Articles of a treaty made and concluded at Lake Pow-aw-hay-kon-nay, in the State of Wisconsin, on the eighteenth day of October, one thousand eight hundred and forty-eight, between the United States of America, by William Medill, a commissioner duly appointed for that purpose, and the Menomonee tribe of Indians, by the chiefs, headmen, and warriors of said tribe. Article I. It is stipulated and solemnly agreed that the peace and friendship now so happily subsisting between the Government and people of the United States and the Menomonee Indians shall be perpetual. Article II. The said Menomonee tribe of Indians agree to cede, and do hereby cede, sell, and relinquish to the United States all their lands in the State of Wisconsin, wherever situated. Article III. In consideration of the foregoing cession, the United States agree to give, and do hereby give, to said Indians for a home, to be held as Indians’ lands are held, all that country or tract of land ceded to the said United States by the Chippewa Indians of the Mississippi and Lake Superior, in the treaty of August 2, 1847, and the Pillager band of Chippewa Indians, in the treaty of August 21, 1847, which may not be assigned to be assigned to the Winnebago Indians, under the treaty with that tribe of October 13, 1846, and which is guarantied to contain not less than six hundred thousand acres. Article IV. In further and full consideration of said cession, the United States agree to pay the sum of three hundred and fifty thousand dollars, at the several times, in the manner, and for the...

Biography of Captain Eleazar L. Sarsons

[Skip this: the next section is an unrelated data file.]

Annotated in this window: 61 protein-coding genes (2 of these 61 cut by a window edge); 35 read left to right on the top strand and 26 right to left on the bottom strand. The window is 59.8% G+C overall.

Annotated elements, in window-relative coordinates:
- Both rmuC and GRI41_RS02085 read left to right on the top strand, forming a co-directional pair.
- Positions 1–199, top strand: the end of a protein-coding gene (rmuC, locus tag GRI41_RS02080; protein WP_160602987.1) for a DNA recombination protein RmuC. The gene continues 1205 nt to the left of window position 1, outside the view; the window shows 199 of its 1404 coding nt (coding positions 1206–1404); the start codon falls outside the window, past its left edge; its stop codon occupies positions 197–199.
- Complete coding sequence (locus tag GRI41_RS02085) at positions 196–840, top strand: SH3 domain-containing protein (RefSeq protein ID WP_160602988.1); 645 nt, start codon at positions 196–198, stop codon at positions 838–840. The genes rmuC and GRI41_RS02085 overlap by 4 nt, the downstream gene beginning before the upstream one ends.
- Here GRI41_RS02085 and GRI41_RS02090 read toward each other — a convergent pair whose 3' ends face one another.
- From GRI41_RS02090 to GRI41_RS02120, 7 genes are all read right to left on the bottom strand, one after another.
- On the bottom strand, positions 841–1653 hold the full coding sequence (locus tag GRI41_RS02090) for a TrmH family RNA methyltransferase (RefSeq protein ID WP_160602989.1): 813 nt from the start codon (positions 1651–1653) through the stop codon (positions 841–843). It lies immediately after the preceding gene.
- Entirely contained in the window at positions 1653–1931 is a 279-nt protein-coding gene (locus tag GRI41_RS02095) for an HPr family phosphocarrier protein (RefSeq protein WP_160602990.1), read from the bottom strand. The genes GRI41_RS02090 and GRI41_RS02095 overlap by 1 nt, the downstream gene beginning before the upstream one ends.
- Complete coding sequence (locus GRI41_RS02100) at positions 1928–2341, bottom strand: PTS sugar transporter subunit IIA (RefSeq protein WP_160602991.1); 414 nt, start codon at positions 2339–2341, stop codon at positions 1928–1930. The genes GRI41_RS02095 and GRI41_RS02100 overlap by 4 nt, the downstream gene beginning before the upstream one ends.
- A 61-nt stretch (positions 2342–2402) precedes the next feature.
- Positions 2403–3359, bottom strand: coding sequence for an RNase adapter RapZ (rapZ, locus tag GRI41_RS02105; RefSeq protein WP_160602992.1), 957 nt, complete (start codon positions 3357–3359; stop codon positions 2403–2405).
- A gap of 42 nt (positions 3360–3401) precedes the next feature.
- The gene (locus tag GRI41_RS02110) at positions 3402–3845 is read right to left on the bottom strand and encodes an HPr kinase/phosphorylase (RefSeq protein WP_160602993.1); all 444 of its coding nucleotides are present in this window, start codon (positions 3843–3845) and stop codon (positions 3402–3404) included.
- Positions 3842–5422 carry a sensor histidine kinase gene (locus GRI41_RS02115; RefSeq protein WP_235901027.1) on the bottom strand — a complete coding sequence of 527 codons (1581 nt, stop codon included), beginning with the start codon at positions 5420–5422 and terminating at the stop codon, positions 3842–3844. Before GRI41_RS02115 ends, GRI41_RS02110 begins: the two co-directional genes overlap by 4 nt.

Captain Eleazar L. Sarsons, a well-known resident of Acworth and a veteran of the Civil War, was born in Lyme, N.H., August 9, 1836, son of Leon and Flora Ella (Prue) Sarsons. His father, who was born in France in the year 1800, emigrated to Canada in 1828, and in 1834 moved to Sheffield, Vt. He was a shoemaker by trade, and followed this handicraft in connection with farming for some time. He later plied his calling in Lyme, N.H., and other places; and in 1871 he came to Acworth, where he spent the rest of his life. He married Flora Ella Prue, who was born in Canada in 1815. They became the parents of ten children, as follows: Mary; Elinore; Eleazar L., the subject of this sketch; Flora, who was born in 1834, and died in Wheelock, Vt., in 1841; Adeline; Marguerite; William H.; George W., who died in Pennsylvania, December 6, 1880; Ella, born in Barre, Vt., in April, 1852; and Charles, who was born in Orange, Vt., in 1860, and died in 1868. Mary Sarsons became the wife of Henry Townes, of Lake Village, N.H. Her husband died July 1, 1896; and she is now residing in Nashua, N.H. Elinore married George W. Newell, of Nashua, and died May 3, 1889. Adeline married John Williams. Marguerite, who married John Clark, died June 28, 1880. William H., who married Clara Barton, died in Kansas, January 6, 1881. Ella is the widow of Ora C. Smith, late of Acworth, N.H., who died February 1, 1897. Leon Sarsons died June 17, 1888, having survived his wife, who died February...